That’s a ceiling, the ceiling of the third floor of the Abu Arab family’s home in the Balata refugee camp, just outside the West Bank city of Nablus. At 1:30 in the morning of June 18, Israeli soldiers blew open the doors to the house. They went from room to room, overturning and smashing furniture, until they came to the third floor, the construction of which had been just completed a few months earlier. Ra’ed Abu Arab had gotten married, built himself an apartment atop the home in which he had been raised—the only place to build in Balata is up— and moved in with his new bride. When he opened the door for the soldiers, his cousin Khaled told me, they punched him in the face and dragged him down the stairs. “Tell the kids to cover their ears,” one of the soldiers said. A moment later the family heard an explosion. Only later did they learn that whatever device the soldiers had detonated had blown out all four walls of a corner room, leaving a crater in the tile floor, concrete debris on the neighbors’ window ledges, holes in the concrete ceiling, holes in the screens of the neighbors’ windows, a hole in the new flatscreen TV mounted on the wall one room over. The soldiers arrested Ra’ed and his cousin Mohammad. The rest of the family—20 people, most of them children—were confined in one small room on the first floor for more than four hours while the soldiers continued ransacking their home.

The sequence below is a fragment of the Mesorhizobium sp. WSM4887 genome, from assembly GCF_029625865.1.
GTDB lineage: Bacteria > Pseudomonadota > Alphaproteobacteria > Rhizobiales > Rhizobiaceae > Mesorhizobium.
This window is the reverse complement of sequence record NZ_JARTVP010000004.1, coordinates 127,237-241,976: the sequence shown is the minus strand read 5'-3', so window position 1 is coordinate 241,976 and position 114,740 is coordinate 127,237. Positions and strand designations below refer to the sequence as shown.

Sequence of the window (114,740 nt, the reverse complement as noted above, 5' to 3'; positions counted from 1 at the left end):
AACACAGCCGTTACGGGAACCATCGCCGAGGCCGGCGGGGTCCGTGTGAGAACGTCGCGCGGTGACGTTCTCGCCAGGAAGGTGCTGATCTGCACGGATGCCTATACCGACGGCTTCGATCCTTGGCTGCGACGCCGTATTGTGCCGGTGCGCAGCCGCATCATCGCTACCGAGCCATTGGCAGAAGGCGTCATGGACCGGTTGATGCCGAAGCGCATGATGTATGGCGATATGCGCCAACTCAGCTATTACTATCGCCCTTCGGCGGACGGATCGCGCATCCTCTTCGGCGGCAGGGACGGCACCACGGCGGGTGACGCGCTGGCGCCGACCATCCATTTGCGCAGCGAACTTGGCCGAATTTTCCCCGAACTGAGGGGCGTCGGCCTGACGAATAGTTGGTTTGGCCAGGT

All of this comes as part of Operation Brother’s Keeper, the aptly named (as in Cain’s “am I my…,” as in fratricide, disavowal and deceit) campaign undertaken by the Israeli military following the disappearance of three Israeli teens while hitchhiking in the West Bank on June 12. In the weeks since, troops have raided more than 1000 Palestinian homes, businesses, charities, universities, and media organizations in their “search” for the missing youth. More than 500 Palestinians have been arrested in raids similar to the one on the Abu Arab house. None have been charged with a crime. Five men and one teenaged boy have been shot to death by Israeli soldiers and two elderly Palestinians died of heart attacks while their homes were being raided. The arrests continue, but over the last week the campaign has begun to wind down. By the time I arrived in Balata, the Abu Arab family had cleaned up, stacking everything worth saving in the kitchen, moving the ruined furniture and carpets to the second floor, knocking out what little broken concrete still separated the room from the open air so that where the exterior walls once provided shelter and some illusory degree of security there was now a precipitous drop to the narrow alleys of the camp fifteen meters below. The Abu Arabs do not know and have not been told on what grounds their home was destroyed, what charges, if any, Ra’d and Mohammad will face, or when they will see them again.
Here's the view from the living room: